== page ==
The Book that Changed Me

02 Nov
November 2, 2016

I was asked by the BBC to write and read an essay about a book that changed me — a request that offered an opportunity to bring more readers to one of the more epic and honorable acts of American journalism. Acquiring “Famous Men” was seminal for me as a twentysomething reporter, and provided both tactical and ethical ballast for the journeys in narrative non-fiction I would soon undertake in a homicide unit and on a drug corner. Have a listen and maybe pick up a copy of Agee & Walker’s masterpiece:

BBC Radio 3 | The Essay | The Book that Changed Me

David Simon describes how “Let Us Now Praise Famous Men” by James Agee and Walker Evans changed his work as a journalist. The celebrated work capturing the lives of ordinary people during The Depression made him realise the importance of sharing “the simple, raw vulnerability” of lived experience. “Page after page was fully ripe with the delicate work of a thinking journalist who knows with all moral certitude that he is approaching and attempting to capture the love, fear and sadness of real lives.” Produced by Smita Patel.

14 replies
  1. Jeremy Hope says:

    I’ve had a copy of the book on the shelf waiting to be read since I heard you mention it elsewhere. If its anything like The Corner or Homicide then it will be a life-changer.

    Reply
  2. Molly Caldwell says:

    Funny, because my life-changing book is one of yours – The Corner. I can’t tell you how many times I have read it (I have a lending copy, and my own dog-eared, marked up copy) and I encourage everyone who has no clue about places like West Baltimore to read it.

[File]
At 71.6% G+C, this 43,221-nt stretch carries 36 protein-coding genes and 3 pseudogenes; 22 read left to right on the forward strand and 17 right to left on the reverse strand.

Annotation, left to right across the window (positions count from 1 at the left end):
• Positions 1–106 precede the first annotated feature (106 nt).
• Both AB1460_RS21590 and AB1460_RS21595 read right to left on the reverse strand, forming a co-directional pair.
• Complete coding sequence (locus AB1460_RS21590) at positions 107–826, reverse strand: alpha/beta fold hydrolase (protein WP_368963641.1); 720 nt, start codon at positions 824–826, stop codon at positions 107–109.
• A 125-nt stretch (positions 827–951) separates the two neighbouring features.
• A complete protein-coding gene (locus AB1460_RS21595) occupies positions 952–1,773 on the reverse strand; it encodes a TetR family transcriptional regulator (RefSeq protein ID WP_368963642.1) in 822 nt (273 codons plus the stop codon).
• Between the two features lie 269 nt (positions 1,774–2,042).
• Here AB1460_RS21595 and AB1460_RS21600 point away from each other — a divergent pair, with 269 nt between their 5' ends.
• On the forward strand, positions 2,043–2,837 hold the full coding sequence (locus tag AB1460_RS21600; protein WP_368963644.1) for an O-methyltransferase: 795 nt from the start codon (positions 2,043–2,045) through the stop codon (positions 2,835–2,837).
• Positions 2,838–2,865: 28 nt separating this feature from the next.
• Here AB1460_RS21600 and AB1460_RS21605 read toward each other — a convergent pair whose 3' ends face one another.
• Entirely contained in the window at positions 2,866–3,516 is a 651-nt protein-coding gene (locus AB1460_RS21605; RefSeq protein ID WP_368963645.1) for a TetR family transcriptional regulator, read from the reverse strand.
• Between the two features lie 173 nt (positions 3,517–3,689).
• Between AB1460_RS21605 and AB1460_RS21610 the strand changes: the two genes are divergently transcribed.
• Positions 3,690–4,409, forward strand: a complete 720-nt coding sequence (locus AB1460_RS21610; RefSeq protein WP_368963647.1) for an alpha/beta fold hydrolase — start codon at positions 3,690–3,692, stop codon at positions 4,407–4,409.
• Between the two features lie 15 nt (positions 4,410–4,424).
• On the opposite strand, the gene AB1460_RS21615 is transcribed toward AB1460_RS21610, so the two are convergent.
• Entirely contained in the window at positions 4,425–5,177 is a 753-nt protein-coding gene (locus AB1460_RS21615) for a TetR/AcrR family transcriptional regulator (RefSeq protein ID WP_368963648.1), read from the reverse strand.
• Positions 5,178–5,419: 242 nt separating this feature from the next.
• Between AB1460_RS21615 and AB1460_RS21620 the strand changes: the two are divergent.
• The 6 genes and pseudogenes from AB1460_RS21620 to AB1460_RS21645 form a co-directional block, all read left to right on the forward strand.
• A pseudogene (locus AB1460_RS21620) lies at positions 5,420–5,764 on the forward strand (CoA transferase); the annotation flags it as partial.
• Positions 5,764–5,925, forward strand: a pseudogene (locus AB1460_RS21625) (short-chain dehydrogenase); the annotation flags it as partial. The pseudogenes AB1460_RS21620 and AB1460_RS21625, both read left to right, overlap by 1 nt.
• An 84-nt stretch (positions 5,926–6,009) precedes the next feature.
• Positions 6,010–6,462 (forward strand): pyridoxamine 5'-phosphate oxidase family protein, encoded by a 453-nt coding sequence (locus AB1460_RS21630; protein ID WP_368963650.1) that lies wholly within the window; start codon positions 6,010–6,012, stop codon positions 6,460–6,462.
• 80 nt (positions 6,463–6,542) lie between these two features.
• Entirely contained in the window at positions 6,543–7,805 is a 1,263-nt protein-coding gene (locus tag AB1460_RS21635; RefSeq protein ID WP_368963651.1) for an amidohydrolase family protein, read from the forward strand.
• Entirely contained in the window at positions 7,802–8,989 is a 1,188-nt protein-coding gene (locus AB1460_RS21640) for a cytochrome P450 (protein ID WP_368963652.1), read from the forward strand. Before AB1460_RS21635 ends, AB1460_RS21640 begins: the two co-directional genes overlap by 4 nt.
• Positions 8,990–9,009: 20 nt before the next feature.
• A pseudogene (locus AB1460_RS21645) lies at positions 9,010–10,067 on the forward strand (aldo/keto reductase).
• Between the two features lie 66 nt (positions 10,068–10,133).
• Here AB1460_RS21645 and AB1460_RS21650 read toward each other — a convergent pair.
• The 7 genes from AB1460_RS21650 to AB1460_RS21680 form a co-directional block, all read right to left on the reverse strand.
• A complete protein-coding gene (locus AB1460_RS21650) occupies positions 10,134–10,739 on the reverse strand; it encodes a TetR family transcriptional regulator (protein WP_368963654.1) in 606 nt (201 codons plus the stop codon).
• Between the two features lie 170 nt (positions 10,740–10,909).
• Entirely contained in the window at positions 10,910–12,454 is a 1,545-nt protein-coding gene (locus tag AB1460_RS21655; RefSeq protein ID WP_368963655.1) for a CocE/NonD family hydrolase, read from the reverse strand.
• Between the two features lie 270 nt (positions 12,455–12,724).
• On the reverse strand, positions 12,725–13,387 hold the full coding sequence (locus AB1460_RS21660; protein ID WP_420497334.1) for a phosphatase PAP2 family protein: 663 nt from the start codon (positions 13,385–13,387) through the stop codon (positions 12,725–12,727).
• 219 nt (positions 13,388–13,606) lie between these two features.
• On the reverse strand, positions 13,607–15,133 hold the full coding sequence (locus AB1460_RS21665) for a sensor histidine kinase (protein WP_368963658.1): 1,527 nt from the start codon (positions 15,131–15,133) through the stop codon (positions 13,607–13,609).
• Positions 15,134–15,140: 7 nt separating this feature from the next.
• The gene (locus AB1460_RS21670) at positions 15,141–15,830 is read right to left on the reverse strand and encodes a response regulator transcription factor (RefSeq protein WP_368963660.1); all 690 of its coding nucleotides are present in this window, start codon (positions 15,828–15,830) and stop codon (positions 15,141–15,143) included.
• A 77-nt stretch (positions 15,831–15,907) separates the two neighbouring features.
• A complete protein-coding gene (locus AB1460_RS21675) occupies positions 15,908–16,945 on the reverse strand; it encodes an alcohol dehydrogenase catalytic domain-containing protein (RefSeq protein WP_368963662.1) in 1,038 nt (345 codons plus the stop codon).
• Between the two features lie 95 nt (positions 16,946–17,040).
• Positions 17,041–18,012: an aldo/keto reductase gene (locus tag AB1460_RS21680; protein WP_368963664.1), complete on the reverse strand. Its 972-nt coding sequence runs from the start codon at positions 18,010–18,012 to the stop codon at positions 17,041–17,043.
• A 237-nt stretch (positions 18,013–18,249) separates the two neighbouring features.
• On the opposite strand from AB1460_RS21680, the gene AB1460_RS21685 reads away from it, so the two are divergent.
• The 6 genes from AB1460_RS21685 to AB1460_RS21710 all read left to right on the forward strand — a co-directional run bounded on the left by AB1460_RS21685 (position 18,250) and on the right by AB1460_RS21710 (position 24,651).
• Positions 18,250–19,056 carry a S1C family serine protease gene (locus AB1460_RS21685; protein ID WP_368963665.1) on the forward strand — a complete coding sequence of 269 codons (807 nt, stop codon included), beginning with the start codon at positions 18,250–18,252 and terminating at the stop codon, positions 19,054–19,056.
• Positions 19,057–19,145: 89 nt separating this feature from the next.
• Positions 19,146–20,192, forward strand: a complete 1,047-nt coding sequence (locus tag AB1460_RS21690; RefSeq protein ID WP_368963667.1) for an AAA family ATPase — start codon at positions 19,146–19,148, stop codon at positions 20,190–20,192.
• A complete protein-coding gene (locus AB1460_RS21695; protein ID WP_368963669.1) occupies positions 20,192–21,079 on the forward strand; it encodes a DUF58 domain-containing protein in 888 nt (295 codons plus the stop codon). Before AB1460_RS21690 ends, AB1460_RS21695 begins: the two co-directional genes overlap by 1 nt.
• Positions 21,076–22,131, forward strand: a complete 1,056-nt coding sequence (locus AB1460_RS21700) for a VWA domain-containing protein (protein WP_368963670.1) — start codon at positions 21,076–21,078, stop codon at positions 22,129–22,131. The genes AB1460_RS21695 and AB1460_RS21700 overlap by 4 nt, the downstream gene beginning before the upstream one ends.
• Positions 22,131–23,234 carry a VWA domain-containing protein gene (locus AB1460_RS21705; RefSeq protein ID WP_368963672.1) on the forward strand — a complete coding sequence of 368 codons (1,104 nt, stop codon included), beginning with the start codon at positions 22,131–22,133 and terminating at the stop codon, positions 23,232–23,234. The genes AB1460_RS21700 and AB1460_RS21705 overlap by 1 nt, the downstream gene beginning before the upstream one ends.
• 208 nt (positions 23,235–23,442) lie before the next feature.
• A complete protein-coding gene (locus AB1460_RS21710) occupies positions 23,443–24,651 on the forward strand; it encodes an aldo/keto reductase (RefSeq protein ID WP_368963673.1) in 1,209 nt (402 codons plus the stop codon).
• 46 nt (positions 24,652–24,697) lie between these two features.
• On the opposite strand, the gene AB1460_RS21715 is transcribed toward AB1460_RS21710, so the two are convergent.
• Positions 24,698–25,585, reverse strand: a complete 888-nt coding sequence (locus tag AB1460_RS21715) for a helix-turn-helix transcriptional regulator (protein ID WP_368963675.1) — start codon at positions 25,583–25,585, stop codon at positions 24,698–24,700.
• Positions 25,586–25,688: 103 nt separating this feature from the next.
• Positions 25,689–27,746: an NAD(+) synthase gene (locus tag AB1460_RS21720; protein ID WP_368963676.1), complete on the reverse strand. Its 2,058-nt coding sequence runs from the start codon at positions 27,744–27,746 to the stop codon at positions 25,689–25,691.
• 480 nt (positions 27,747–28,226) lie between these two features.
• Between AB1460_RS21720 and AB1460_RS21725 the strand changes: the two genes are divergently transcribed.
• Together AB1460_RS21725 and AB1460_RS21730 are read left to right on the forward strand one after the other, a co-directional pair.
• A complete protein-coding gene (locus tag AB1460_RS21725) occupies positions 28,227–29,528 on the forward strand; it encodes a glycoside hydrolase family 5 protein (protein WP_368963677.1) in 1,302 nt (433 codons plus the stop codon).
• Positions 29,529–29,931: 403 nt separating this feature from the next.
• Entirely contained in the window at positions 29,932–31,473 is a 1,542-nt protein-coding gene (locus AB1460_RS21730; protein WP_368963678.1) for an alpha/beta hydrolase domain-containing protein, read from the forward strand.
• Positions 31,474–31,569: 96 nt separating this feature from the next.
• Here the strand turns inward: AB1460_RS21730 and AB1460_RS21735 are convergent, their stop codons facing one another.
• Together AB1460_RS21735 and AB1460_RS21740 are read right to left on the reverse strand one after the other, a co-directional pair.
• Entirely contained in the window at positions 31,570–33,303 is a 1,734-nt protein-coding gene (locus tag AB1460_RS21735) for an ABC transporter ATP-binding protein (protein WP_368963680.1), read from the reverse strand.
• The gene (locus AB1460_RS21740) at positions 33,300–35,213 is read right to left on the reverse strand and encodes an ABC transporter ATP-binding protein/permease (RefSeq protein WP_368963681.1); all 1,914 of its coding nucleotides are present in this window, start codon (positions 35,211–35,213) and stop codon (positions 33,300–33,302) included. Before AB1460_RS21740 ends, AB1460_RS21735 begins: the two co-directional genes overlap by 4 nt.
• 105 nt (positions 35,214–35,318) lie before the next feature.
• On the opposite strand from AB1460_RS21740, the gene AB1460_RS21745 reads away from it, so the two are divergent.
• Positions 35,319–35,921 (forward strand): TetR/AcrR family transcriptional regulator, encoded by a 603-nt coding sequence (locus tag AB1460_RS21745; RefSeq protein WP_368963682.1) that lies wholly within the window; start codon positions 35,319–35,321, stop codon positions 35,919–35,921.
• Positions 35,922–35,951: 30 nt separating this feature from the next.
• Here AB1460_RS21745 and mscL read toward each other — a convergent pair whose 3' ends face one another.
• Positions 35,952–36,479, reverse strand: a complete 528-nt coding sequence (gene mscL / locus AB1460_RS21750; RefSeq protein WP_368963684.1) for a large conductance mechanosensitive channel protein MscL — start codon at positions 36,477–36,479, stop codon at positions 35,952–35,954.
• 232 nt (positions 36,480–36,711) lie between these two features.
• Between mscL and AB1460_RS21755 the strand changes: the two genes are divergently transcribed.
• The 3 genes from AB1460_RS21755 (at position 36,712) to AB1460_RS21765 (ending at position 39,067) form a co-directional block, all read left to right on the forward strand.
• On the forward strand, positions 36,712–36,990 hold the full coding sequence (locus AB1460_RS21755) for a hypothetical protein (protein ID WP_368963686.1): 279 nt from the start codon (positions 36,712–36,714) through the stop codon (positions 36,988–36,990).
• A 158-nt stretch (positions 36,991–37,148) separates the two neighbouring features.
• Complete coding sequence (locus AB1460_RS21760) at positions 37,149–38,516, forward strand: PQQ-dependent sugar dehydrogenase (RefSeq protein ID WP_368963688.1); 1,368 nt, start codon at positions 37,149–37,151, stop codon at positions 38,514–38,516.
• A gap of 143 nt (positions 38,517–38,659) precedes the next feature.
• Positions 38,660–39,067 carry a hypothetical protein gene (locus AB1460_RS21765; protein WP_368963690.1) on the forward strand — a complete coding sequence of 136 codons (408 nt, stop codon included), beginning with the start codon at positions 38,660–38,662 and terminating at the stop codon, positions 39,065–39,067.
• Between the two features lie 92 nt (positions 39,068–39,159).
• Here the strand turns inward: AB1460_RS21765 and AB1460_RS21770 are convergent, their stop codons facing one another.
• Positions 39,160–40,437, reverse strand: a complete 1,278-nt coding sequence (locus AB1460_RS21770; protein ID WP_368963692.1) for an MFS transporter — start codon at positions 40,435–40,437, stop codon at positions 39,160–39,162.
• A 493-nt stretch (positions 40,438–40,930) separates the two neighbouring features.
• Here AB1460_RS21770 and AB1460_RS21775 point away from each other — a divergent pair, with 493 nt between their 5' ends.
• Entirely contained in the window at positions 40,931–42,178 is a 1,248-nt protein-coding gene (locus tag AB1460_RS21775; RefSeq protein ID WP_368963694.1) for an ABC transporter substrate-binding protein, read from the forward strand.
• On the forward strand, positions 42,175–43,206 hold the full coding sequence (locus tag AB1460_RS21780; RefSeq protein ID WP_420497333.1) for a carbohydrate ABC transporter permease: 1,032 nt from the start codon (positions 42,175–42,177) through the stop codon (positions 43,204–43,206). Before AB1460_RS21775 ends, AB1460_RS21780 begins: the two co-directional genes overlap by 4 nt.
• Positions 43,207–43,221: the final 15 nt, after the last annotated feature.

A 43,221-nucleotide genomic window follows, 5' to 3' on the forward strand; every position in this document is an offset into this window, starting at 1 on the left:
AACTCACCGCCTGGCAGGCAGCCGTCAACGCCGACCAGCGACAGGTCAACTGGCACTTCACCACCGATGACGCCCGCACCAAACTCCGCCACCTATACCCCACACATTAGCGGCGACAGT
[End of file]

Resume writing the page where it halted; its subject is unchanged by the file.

My one regret is that I forgot to bring that book (and my equally dog-eared copy of Homicide) with me when I met you! I can’t wait for your next book to come out.

    Reply
  3. Shaunartsmind says:

    Success & peacefulness to your 2017. It has been a while, David. We still have to meet for coffee. When you can, please let me know when you are free & in New York.

    Reply
  4. gimmyCliff says:

    I felt your humanity in The Wire, it truly changed me. I never thought of myself as a prejudiced person, I had Black friends, lovers. But it was while watching The Wire that it hit me, that by just being an American and living in this society I had been trained to think that some people were different because of the shade of their skin. I’m not a young person, so it was shocking even to me that I was still carrying that around. So somewhere in the middle of The Wire a little part of my brain matter brightened and I became aware of the brainwashing that was so deeply embedded in my thinking. It was my epiphany and I thank you for that.

    Reply
  5. Amy Goodwin says:

    This was really beautiful.
    It’s a strange thing living in Texas. Everybody you meet seems to have a Tennessee, Alabama or Mississippi connection. I guess that was the migratory pattern. They left the South and moved West, to Texas and Oklahoma.
    I recently went back to Aberdeen, Mississippi to do some genealogy work on my mother’s side, and I came across the book, The Mind of the South by W.J. Cash. He was a Southerner, and in 1941, he published a scathing analysis/criticism of the South. Anticipating a huge backlash, instead he received considerable acclaim and praise for his work. The country, in the midst of WWII, found solace in his words.